A Didactic Evening with the Orchestre symphonique de Montréal
Salle Wilfrid-Pelletier, Place des Arts
05/10/2011 - & May 11, 2011
Giovanni Gabrieli: Sacrae Symphoniae (for brass), “Canzona septimi toni” and “Canzona noni toni”
Johann Sebastian Bach: Sinfonias [Three-Part Inventions]: No. 1 in C major, BWV 787; No. 2 in C minor, BWV 788; No. 3 in D major, BWV 789; No. 4 in D minor, BWV 790; No. 5 in E-flat major, BWV 790; No. 8 in F major, BWV 794; No. 9 in F minor, BWV 795; No. 11 in G minor, BWV 797; No. 12 in A major, BWV 798; No. 15 in B minor, BWV 801
Anton Webern: Symphony, opus 21
Igor Stravinski: Symphonies of Wind Instruments (1920 version)
Ludwig van Beethoven: Symphony No. 5 in C minor, opus 67
Angela Hewitt (Piano)
Orchestre symphonique de Montréal, Kent Nagano (Conductor)
A. Hewitt (Courtesy of OSM)
This week (May 10 and 11) the Orchestre symphonique de Montréal (OSM) presented a program that attempted to trace the evolution of the symphony. Original it was; whether it was successful is debatable. The audience had been asked not to applaud between numbers before the intermission, so that all pieces could be played with hardly a pause, presumably to illustrate the development of the “symphonic idea.” (Maestro Nagano stood motionless on the podium during the Gabrieli Canzoni and Bach Sinfonias and began conducting only with the Webern Symphonie). The program notes indicated that “sounding together”, taken from the Greek “syn” (together) and “phone” (sounding) was the premise for the works selected for the program. But to me, all music played by more than one instrument “sounds together.”
The concert opened with the earliest of the works, (though thereafter the chronology was haphazard)—two pieces from Gabrieli’s Sacrae Symphoniae for brass (1597). These polychoral motets were inspired by the separate galleries at St. Mark’s Cathedral in Venice which Gabrieli saw as an opportunity for spatially separate choirs—here, two groups of two trumpets and two trombones each at stage left and stage right at the rear, a true case of “sounding together”. The two choirs performed admirably with impressive dynamic contrasts and closing tuttis.
Pianist Angela Hewitt, relegated to extreme stage right, then played the first five of the Bach Sinfonias. These, according to the program notes, are “unrelated, ‘sounding together’ not meant in the sense of combining voices and instruments, but perhaps rather as a combination of different contrapuntal lines.” Hewitt played them on a grand piano with a delicate, restrained but expressive touch. She exhibited a lovely balance and flawless technique, but not once did the volume rise above mezzo-forte. This volume level continued more or less for the remaining works on first half of the program.
Next came Webern’s Symphony (1929), an eight-minute, two-movement work regarded as a masterpiece of atonality. Its severe economy and restrained expression, however, produced a mournful atmosphere that did nothing to alleviate the mood of the Bach Sinfonias. But like the latter, again according to the program notes, it uses “a cultivation of counterpoint as an expressive tool.” Nevertheless, the leap from Bach to Webern was startling. Then came more Bach Sinfonias from Angela Hewitt—richer, more complex and played slightly louder than the first group.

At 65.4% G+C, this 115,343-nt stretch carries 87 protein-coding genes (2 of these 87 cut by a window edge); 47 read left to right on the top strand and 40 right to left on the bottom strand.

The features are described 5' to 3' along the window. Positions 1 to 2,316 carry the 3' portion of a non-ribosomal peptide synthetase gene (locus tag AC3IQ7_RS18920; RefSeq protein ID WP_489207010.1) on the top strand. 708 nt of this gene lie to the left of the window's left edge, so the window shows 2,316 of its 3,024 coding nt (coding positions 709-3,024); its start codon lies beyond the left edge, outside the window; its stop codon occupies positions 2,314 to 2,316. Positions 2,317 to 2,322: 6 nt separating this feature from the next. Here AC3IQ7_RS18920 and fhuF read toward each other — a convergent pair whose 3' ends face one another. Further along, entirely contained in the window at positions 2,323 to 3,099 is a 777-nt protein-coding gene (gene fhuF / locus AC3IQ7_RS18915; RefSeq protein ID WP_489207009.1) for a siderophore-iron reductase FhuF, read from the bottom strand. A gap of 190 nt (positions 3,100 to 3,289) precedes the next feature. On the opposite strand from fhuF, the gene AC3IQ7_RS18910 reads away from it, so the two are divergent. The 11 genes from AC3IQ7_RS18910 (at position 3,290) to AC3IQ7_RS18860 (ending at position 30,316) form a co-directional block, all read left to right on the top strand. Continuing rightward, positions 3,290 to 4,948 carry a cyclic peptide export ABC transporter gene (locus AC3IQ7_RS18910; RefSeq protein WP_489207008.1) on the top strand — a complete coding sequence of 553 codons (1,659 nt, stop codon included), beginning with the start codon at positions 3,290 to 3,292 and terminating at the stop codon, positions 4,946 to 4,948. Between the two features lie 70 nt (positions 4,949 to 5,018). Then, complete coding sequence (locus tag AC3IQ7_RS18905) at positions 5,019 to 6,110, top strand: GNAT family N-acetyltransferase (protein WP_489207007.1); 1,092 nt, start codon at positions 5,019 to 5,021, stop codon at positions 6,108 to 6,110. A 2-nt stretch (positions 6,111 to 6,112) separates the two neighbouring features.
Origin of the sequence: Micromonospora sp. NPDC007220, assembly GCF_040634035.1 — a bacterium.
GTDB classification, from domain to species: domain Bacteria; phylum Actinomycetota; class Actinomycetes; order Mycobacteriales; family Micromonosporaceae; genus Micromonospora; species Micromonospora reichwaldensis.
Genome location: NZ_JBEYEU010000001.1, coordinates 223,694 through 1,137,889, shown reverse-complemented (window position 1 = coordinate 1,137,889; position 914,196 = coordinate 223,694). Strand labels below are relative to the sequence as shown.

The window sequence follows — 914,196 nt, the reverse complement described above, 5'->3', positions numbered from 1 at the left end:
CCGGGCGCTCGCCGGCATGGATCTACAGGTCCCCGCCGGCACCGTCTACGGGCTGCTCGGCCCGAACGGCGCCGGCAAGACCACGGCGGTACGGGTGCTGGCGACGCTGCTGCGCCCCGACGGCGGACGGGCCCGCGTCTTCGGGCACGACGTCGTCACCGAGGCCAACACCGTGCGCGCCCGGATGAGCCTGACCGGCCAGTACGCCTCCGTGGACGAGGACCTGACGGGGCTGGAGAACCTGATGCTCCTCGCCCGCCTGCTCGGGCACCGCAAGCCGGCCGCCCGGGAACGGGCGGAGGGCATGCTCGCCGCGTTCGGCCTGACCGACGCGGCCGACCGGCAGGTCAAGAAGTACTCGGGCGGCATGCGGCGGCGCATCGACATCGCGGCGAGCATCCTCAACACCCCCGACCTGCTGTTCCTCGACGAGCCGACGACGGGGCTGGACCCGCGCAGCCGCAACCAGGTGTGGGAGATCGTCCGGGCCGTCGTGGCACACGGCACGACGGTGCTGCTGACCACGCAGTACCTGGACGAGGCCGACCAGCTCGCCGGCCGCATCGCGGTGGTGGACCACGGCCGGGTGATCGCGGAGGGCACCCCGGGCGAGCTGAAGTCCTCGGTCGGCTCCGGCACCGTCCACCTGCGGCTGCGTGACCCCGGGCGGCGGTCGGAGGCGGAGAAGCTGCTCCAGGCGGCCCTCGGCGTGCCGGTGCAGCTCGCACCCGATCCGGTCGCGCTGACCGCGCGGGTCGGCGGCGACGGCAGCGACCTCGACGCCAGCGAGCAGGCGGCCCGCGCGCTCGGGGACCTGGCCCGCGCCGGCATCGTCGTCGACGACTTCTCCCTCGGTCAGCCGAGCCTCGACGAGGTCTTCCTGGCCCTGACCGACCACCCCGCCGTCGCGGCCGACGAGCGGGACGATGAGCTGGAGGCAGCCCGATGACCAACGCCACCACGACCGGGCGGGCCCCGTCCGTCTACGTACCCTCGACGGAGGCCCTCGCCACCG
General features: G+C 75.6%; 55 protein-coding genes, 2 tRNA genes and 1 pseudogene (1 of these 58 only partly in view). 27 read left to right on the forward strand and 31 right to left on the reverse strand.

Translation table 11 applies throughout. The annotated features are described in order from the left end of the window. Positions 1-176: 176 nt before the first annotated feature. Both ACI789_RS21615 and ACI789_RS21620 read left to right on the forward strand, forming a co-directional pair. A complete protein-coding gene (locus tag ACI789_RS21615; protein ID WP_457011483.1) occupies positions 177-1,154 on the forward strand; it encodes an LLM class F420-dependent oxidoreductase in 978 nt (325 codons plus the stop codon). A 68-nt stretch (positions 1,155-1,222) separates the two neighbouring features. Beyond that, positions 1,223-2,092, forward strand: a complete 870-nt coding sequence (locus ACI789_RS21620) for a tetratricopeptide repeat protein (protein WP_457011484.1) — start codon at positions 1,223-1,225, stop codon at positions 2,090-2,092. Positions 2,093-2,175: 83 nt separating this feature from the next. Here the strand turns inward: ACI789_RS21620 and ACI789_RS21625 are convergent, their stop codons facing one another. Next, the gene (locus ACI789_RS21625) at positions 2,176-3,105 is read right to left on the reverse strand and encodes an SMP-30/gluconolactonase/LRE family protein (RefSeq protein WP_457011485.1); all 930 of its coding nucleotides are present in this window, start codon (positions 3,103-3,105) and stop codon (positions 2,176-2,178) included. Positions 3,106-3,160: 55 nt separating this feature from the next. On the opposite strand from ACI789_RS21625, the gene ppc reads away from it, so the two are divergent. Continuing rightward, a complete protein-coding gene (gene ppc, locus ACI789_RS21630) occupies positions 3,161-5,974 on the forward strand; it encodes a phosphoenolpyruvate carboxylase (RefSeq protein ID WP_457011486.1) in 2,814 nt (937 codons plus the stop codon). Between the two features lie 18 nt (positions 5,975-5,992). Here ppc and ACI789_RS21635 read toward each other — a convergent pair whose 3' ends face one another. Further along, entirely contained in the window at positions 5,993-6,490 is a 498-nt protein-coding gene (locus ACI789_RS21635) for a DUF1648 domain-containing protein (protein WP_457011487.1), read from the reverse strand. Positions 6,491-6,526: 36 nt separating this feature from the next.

Stravinsky’s Symphonies of Wind Instruments (1920 version) followed—another short, rather low-key work with showy conversations between the winds and brass. It may have been chosen because it is “end-directed” like Beethoven’s Fifth Symphony, or because it is a “composition as many things put together—instead of a romantic monolith that gathers everything into a single vision,” (again, program notes). The playing was nearly perfect.
The first part of the program concluded with three more Bach Sinfonias. The tepid response from the normally enthusiastic audience confirmed that the evening had been dull (Gabrieli excepted) up to this point.
After intermission, Beethoven’s Fifth Symphony came to the rescue. Nagano and the OSM gave a fine, exuberant reading, although like most of their Beethoven, it lacked crispness. They paid scrupulous attention to the text and Nagano achieved a fine balance among the strings, woodwinds and brass. (He used the full complement of strings, including eight basses, making their first appearance of the evening.) I hope listeners didn’t leave thinking that this was the culmination of the evolution of the symphony.
After the formal program, most unusually, the orchestra gave two encores. First, an elegant “Siciliane” from Fauré’s Pelléas et Mélisande, then an uplifting overture to Berlioz with the brass resplendent and pumping adrenalin.
The OSM and Angela Hewitt are scheduled to repeat this program on May 14 at Carnegie Hall’s “Spring for Music Festival.” It was partly on the strength of innovative programming that orchestras applying to the Festival were selected to participate. Eccentric programming aside, one has to wonder why the world-renowned OSM is participating in this festival with second tier orchestras. Like other major orchestras, the OSM has a fine tradition of playing in Carnegie Hall. It is unfortunate that this program will not show off their full strengths.
Earl Arthur Love